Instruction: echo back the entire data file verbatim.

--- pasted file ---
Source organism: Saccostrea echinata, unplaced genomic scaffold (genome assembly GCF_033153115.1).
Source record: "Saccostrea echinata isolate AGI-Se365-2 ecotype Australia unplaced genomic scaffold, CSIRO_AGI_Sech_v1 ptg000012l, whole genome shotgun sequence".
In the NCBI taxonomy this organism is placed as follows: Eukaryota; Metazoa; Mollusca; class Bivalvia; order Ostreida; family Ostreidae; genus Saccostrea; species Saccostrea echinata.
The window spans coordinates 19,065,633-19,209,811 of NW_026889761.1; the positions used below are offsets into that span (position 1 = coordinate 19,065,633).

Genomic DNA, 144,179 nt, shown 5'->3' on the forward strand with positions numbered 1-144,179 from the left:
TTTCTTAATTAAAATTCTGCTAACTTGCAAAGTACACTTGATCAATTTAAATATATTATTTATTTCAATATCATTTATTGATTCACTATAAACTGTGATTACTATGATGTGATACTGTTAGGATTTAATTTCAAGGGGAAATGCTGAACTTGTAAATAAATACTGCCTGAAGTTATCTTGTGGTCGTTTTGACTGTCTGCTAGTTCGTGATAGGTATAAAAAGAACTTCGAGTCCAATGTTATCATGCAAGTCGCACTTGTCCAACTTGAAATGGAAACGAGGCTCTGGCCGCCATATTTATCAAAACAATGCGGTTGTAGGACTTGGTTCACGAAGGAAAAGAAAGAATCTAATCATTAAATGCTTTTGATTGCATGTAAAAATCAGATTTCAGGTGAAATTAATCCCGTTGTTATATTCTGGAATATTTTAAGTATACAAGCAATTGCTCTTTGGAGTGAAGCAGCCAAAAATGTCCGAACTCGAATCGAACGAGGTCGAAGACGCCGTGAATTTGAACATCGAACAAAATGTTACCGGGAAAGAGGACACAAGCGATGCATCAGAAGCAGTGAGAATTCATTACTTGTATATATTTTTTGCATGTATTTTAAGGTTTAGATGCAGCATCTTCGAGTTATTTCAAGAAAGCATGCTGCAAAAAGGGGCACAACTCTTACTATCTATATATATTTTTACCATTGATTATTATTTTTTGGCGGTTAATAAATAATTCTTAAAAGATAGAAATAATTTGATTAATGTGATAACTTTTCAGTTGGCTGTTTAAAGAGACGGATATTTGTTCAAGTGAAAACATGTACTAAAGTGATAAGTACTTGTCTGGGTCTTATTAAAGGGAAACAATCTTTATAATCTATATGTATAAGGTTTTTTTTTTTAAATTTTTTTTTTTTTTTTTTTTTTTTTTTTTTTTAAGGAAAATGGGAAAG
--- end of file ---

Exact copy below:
Source organism: Saccostrea echinata, unplaced genomic scaffold (genome assembly GCF_033153115.1).
Source record: "Saccostrea echinata isolate AGI-Se365-2 ecotype Australia unplaced genomic scaffold, CSIRO_AGI_Sech_v1 ptg000012l, whole genome shotgun sequence".
In the NCBI taxonomy this organism is placed as follows: Eukaryota; Metazoa; Mollusca; class Bivalvia; order Ostreida; family Ostreidae; genus Saccostrea; species Saccostrea echinata.
The window spans coordinates 19,065,633-19,209,811 of NW_026889761.1; the positions used below are offsets into that span (position 1 = coordinate 19,065,633).

Genomic DNA, 144,179 nt, shown 5'->3' on the forward strand with positions numbered 1-144,179 from the left:
TTTCTTAATTAAAATTCTGCTAACTTGCAAAGTACACTTGATCAATTTAAATATATTATTTATTTCAATATCATTTATTGATTCACTATAAACTGTGATTACTATGATGTGATACTGTTAGGATTTAATTTCAAGGGGAAATGCTGAACTTGTAAATAAATACTGCCTGAAGTTATCTTGTGGTCGTTTTGACTGTCTGCTAGTTCGTGATAGGTATAAAAAGAACTTCGAGTCCAATGTTATCATGCAAGTCGCACTTGTCCAACTTGAAATGGAAACGAGGCTCTGGCCGCCATATTTATCAAAACAATGCGGTTGTAGGACTTGGTTCACGAAGGAAAAGAAAGAATCTAATCATTAAATGCTTTTGATTGCATGTAAAAATCAGATTTCAGGTGAAATTAATCCCGTTGTTATATTCTGGAATATTTTAAGTATACAAGCAATTGCTCTTTGGAGTGAAGCAGCCAAAAATGTCCGAACTCGAATCGAACGAGGTCGAAGACGCCGTGAATTTGAACATCGAACAAAATGTTACCGGGAAAGAGGACACAAGCGATGCATCAGAAGCAGTGAGAATTCATTACTTGTATATATTTTTTGCATGTATTTTAAGGTTTAGATGCAGCATCTTCGAGTTATTTCAAGAAAGCATGCTGCAAAAAGGGGCACAACTCTTACTATCTATATATATTTTTACCATTGATTATTATTTTTTGGCGGTTAATAAATAATTCTTAAAAGATAGAAATAATTTGATTAATGTGATAACTTTTCAGTTGGCTGTTTAAAGAGACGGATATTTGTTCAAGTGAAAACATGTACTAAAGTGATAAGTACTTGTCTGGGTCTTATTAAAGGGAAACAATCTTTATAATCTATATGTATAAGGTTTTTTTTTTTAAATTTTTTTTTTTTTTTTTTTTTTTTTTTTTTTTAAGGAAAATGGGAAAG